Gabby Goodwin might still be a sophomore in high school, but one thing is certain: she has solidified her future as a successful entrepreneur.
Nine years ago, when Goodwin was 7 years old, she launched Gabby’s Bows, a patented non-slip, double faced and snap barrette. Goodwin and her mother, Rozalyn, came up with the idea after she would come home from school missing barrettes. Her mother vented her frustration on Twitter and realized that they were not alone in their struggles.
“I didn’t necessarily know what entrepreneurship was,” Goodwin told AfroTech. “But I did know that I wanted to inspire people, and I saw this as a way to do that.”
Soon after, they launched their business. In addition to being present on the company website, the products are also available via Target since 2019. According to Goodwin, her South Carolina business generates over six figures annually, although they have not revealed the exact figure.
In 2021, she landed a total of $200,000 in investments from television celebrities Gayle King and Marcus Lemonis to branch out. Lemonis invested $150,000, and King, $50,000.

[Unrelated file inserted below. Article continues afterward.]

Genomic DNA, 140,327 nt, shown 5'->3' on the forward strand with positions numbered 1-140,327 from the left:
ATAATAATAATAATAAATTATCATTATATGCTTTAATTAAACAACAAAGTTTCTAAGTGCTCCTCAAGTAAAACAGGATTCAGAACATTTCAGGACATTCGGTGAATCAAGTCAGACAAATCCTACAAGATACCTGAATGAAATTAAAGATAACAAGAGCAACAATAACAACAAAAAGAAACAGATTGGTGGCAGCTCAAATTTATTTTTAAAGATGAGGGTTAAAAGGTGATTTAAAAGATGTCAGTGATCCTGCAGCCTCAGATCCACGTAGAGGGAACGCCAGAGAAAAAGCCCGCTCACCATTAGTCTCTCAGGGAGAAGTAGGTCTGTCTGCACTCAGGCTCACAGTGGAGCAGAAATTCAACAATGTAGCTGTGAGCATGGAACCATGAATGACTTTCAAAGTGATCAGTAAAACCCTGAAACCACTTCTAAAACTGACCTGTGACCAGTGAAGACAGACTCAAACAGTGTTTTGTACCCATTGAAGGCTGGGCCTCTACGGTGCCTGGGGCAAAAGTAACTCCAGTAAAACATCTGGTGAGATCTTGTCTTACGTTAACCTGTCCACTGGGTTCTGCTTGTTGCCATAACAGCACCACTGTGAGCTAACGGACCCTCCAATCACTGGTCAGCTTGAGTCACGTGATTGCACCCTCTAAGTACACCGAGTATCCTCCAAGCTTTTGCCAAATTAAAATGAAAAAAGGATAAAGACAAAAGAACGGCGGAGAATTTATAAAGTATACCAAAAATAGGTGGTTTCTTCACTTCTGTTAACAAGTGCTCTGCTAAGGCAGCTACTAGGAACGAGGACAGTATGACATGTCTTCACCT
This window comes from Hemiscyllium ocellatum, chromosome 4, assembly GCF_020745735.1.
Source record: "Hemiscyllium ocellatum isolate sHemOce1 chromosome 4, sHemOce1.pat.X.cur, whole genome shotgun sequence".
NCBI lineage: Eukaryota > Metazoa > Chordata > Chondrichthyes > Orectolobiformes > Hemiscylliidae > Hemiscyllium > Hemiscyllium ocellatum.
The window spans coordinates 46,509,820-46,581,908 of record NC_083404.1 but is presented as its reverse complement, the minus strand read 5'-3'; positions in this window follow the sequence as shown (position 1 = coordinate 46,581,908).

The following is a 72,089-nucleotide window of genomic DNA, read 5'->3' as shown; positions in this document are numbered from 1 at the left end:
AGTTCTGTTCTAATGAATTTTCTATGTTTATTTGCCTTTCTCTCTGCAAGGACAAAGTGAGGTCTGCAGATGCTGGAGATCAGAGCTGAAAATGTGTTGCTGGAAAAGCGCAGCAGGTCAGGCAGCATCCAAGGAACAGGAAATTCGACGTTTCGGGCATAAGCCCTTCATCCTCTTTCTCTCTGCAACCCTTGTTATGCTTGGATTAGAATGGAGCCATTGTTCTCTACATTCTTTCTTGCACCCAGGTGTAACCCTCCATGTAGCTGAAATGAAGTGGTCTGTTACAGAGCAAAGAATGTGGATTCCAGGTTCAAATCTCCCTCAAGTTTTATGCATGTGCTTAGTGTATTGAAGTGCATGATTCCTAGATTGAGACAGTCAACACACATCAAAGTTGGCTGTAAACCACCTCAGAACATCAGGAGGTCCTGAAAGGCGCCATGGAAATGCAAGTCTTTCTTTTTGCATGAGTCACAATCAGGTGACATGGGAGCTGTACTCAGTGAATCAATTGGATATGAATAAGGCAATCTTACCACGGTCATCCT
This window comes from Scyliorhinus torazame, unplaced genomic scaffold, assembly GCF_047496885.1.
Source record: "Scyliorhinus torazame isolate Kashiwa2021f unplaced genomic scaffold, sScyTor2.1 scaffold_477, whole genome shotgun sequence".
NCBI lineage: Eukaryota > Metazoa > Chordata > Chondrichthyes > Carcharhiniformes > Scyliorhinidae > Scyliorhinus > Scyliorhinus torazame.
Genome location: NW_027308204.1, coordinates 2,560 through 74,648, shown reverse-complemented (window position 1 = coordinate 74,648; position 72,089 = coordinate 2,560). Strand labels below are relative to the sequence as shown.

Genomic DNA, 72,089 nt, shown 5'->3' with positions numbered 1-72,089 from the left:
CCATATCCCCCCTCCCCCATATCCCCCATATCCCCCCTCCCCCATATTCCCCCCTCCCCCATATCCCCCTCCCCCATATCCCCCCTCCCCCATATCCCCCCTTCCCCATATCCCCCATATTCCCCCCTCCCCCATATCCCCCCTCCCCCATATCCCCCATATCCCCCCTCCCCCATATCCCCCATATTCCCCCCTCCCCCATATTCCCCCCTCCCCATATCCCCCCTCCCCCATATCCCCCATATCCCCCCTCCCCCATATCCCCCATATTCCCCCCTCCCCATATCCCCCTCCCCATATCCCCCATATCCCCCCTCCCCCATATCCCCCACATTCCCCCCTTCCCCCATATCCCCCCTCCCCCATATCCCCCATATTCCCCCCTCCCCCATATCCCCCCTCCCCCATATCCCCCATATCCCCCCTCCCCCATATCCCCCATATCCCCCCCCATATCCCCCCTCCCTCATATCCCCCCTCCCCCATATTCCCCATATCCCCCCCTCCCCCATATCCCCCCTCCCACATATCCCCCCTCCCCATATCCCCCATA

And now, she’s expanded her empire with Confidence, a haircare line and salon for Black girls.
“I really just wanted to inspire people, especially girls who look like me. I saw this product as a way to do so,” Goodwin told RollingOut in a recent interview. “I really just thought this would be a way for me, to not necessarily gain recognition, but [to] be able to inspire other girls to go after their dreams, and see that they can also achieve whatever they want to achieve.”
With her parents’ support, Goodwin opened the Columbia-based hair salon especially for Black girls in 2021. Hairstylists are present to provide styles for Black girls ranging from flat or double strand twists to crochet or box braids. According to the company website, prices range from $65 to $380.
“We have hair products and boxes and books and just different products to make wash day easier and to help girls feel inspired and confident in themselves,” Goodwin told WISTV in 2021.
Patrons can do so much more than just get their hair styled. In addition, there’s the signature barrettes, plant-based haircare products, and a business mentoring program for budding entrepreneurs.
For Goodwin’s parents, expanding their brand from barrettes to a full-fledged salon is the motivation for young girls and adults alike.
“It causes folks of all ages to say, ‘Wow if that little girl can do that, I can do it also,’” Mike Goodwin, Gabby’s father, told Afrotech. “‘Let me blow the dust off my journals and the dreams I had.’